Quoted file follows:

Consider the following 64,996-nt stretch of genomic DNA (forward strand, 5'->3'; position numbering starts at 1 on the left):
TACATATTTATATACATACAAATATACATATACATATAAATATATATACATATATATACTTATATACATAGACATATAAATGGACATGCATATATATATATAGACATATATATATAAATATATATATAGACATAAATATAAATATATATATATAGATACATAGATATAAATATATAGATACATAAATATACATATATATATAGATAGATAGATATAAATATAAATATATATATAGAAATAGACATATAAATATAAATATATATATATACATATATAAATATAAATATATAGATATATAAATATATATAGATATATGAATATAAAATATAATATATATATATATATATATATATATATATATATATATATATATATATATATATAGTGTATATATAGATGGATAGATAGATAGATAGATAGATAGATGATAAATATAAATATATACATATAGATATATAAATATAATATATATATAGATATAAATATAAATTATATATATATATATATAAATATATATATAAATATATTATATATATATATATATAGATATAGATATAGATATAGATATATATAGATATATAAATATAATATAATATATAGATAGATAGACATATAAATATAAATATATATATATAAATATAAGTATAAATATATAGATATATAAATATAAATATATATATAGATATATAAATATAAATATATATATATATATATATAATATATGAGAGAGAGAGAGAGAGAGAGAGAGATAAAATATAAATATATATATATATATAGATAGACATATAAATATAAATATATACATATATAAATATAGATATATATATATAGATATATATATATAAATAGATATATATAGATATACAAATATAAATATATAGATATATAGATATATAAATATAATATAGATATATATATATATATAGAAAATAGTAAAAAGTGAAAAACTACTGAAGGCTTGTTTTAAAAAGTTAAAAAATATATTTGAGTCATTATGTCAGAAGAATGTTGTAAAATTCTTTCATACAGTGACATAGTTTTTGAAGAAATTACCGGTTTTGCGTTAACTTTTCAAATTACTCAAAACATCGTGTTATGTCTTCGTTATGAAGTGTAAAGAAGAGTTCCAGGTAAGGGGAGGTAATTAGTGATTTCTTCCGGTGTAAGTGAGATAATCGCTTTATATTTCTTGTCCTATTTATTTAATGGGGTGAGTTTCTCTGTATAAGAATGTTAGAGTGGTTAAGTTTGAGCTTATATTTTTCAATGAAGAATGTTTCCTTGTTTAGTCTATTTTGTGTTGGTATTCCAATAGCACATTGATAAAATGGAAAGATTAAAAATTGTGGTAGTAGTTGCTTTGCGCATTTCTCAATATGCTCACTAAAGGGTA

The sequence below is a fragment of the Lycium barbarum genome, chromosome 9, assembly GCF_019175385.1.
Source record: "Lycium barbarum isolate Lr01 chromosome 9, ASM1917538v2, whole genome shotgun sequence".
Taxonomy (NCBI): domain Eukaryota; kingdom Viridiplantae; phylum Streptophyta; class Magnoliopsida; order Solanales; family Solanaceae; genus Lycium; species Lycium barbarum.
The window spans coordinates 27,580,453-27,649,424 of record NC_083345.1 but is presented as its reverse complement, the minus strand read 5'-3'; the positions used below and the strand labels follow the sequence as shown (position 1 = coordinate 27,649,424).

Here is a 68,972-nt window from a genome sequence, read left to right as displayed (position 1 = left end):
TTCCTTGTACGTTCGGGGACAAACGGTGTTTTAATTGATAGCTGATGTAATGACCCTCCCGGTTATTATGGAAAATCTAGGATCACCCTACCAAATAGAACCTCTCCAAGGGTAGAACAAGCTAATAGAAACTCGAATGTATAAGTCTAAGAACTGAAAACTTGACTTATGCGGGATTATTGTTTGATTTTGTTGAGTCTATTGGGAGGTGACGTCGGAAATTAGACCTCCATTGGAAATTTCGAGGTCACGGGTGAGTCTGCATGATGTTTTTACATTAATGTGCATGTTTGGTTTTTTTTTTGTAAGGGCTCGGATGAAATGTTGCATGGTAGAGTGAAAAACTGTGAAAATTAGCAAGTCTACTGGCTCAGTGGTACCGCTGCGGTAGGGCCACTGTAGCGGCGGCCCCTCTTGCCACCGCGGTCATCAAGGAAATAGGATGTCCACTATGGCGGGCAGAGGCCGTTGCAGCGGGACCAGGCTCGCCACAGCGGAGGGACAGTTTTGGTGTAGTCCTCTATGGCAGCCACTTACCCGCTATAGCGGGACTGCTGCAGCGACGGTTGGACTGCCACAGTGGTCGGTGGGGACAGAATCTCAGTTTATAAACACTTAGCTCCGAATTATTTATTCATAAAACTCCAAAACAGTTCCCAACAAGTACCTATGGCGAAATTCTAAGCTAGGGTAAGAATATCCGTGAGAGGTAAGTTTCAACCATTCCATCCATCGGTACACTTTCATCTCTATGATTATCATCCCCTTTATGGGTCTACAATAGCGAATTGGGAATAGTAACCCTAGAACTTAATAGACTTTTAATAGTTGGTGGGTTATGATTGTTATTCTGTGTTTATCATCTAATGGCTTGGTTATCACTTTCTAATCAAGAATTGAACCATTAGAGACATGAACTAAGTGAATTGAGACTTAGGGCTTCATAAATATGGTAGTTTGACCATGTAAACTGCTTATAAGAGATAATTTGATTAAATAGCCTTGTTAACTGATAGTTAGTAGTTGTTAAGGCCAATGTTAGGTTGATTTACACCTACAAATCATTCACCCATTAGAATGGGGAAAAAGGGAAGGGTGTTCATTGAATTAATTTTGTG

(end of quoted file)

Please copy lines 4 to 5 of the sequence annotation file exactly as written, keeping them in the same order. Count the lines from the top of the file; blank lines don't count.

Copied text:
Source record: "Lycium barbarum isolate Lr01 chromosome 9, ASM1917538v2, whole genome shotgun sequence".
Taxonomy (NCBI): domain Eukaryota; kingdom Viridiplantae; phylum Streptophyta; class Magnoliopsida; order Solanales; family Solanaceae; genus Lycium; species Lycium barbarum.